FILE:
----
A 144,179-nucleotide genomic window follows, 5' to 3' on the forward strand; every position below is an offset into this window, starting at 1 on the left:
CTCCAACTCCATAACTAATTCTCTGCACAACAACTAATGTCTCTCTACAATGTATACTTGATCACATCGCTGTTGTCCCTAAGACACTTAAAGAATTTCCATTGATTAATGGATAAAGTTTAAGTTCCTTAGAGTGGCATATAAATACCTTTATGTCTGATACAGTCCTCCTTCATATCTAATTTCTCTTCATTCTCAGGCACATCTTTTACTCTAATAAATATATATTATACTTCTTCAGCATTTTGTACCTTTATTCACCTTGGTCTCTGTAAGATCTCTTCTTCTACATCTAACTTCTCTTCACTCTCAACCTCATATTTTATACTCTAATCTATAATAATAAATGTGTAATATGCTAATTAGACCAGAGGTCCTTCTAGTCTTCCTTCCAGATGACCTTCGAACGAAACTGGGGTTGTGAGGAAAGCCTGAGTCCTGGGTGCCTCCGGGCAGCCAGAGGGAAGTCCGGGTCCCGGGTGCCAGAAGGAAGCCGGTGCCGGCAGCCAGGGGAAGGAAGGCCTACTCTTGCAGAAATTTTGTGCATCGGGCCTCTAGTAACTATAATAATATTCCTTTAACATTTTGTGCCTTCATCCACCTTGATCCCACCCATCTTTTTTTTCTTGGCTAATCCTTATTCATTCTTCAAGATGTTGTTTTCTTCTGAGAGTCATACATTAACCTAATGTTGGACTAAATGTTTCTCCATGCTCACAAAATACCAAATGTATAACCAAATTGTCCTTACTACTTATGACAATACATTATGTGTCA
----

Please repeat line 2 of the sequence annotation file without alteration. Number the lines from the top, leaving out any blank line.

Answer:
CTCCAACTCCATAACTAATTCTCTGCACAACAACTAATGTCTCTCTACAATGTATACTTGATCACATCGCTGTTGTCCCTAAGACACTTAAAGAATTTCCATTGATTAATGGATAAAGTTTAAGTTCCTTAGAGTGGCATATAAATACCTTTATGTCTGATACAGTCCTCCTTCATATCTAATTTCTCTTCATTCTCAGGCACATCTTTTACTCTAATAAATATATATTATACTTCTTCAGCATTTTGTACCTTTATTCACCTTGGTCTCTGTAAGATCTCTTCTTCTACATCTAACTTCTCTTCACTCTCAACCTCATATTTTATACTCTAATCTATAATAATAAATGTGTAATATGCTAATTAGACCAGAGGTCCTTCTAGTCTTCCTTCCAGATGACCTTCGAACGAAACTGGGGTTGTGAGGAAAGCCTGAGTCCTGGGTGCCTCCGGGCAGCCAGAGGGAAGTCCGGGTCCCGGGTGCCAGAAGGAAGCCGGTGCCGGCAGCCAGGGGAAGGAAGGCCTACTCTTGCAGAAATTTTGTGCATCGGGCCTCTAGTAACTATAATAATATTCCTTTAACATTTTGTGCCTTCATCCACCTTGATCCCACCCATCTTTTTTTTCTTGGCTAATCCTTATTCATTCTTCAAGATGTTGTTTTCTTCTGAGAGTCATACATTAACCTAATGTTGGACTAAATGTTTCTCCATGCTCACAAAATACCAAATGTATAACCAAATTGTCCTTACTACTTATGACAATACATTATGTGTCA